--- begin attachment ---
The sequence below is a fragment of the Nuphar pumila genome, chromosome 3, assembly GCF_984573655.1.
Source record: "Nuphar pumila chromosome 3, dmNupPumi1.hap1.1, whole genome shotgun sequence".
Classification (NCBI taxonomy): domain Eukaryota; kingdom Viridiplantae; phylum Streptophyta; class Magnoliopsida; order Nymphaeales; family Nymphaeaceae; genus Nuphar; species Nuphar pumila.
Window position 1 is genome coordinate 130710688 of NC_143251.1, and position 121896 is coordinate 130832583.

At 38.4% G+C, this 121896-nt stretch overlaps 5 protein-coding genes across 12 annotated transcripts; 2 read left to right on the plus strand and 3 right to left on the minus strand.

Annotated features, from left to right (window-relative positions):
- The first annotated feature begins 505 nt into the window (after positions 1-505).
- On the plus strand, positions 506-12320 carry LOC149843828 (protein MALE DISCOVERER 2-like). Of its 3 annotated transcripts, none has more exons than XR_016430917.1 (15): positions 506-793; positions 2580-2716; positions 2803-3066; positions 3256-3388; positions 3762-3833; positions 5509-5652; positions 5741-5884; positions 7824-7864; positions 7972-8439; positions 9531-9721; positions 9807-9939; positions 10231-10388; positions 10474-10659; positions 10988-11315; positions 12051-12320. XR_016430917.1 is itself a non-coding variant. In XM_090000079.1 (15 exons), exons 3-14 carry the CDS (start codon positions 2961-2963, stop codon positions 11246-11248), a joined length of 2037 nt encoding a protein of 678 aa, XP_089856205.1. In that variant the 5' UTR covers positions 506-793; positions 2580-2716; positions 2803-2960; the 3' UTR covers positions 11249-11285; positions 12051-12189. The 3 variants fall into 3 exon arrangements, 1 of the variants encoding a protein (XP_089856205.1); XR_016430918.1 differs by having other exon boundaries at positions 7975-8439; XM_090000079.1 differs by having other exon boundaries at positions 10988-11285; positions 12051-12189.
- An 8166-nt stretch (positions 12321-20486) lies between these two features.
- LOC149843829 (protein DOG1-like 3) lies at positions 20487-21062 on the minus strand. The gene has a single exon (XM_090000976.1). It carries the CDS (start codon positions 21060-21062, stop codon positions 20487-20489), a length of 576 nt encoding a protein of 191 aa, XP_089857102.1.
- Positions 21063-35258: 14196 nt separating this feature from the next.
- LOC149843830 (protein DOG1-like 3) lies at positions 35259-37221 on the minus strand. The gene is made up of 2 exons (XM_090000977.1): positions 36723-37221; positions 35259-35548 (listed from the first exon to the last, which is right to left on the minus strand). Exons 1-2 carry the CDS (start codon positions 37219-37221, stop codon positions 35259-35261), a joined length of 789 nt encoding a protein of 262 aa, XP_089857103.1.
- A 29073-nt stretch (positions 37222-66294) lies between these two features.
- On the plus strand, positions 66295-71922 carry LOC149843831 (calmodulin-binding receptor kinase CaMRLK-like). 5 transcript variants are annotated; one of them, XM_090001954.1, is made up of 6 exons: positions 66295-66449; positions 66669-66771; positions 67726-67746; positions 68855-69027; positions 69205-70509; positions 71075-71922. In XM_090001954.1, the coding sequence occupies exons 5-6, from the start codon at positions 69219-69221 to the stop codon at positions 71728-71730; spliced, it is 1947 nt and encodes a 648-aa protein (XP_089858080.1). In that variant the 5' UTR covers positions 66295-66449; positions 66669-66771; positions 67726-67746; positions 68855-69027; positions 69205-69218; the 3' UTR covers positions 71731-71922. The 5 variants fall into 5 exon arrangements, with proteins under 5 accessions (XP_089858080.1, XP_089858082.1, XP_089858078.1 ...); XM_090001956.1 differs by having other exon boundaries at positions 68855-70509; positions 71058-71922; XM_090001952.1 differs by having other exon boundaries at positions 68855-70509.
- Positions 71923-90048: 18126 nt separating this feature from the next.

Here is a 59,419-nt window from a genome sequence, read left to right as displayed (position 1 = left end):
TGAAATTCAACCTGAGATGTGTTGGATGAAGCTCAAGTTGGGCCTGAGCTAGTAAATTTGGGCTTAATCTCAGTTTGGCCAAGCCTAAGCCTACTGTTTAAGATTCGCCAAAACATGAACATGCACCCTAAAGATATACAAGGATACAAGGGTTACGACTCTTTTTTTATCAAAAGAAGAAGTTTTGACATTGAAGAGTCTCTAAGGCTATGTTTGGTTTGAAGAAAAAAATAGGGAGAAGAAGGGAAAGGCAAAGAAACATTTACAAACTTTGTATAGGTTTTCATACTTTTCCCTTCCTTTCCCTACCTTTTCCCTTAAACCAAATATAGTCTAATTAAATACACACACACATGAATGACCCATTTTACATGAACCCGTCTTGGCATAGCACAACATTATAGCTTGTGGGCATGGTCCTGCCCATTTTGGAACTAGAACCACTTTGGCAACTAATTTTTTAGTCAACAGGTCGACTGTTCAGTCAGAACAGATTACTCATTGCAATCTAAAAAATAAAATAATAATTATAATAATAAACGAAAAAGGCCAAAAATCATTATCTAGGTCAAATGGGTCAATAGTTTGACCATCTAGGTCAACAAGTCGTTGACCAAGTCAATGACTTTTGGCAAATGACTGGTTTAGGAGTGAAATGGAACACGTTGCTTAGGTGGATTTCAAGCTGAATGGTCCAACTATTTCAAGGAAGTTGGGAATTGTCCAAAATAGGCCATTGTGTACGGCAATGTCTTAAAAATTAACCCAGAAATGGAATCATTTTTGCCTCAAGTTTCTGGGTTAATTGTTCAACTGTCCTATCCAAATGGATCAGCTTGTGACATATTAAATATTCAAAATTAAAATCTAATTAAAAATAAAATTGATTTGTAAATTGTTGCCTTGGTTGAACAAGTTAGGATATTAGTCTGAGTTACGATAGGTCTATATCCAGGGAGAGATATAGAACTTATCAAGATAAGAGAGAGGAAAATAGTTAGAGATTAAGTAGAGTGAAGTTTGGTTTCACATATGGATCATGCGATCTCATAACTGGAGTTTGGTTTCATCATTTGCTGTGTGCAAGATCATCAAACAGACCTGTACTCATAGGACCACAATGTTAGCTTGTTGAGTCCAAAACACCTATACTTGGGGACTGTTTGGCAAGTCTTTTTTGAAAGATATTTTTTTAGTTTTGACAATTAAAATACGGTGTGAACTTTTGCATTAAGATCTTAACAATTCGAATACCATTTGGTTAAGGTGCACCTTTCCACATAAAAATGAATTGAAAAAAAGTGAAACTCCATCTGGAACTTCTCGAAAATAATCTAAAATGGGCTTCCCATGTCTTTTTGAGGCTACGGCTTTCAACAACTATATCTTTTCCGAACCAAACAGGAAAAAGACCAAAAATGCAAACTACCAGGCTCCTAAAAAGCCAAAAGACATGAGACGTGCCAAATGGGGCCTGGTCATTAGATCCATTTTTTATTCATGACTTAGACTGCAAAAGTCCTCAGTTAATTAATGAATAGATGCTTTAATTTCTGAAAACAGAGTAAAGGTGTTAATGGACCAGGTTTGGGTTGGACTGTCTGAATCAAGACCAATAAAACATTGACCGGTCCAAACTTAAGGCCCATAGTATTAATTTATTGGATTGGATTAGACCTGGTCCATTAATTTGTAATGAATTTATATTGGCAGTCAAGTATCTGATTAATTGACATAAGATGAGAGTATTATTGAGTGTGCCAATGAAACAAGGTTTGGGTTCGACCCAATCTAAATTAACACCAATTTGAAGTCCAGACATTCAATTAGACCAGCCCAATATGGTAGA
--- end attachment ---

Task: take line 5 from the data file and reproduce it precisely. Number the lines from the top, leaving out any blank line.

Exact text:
At 38.4% G+C, this 121896-nt stretch overlaps 5 protein-coding genes across 12 annotated transcripts; 2 read left to right on the plus strand and 3 right to left on the minus strand.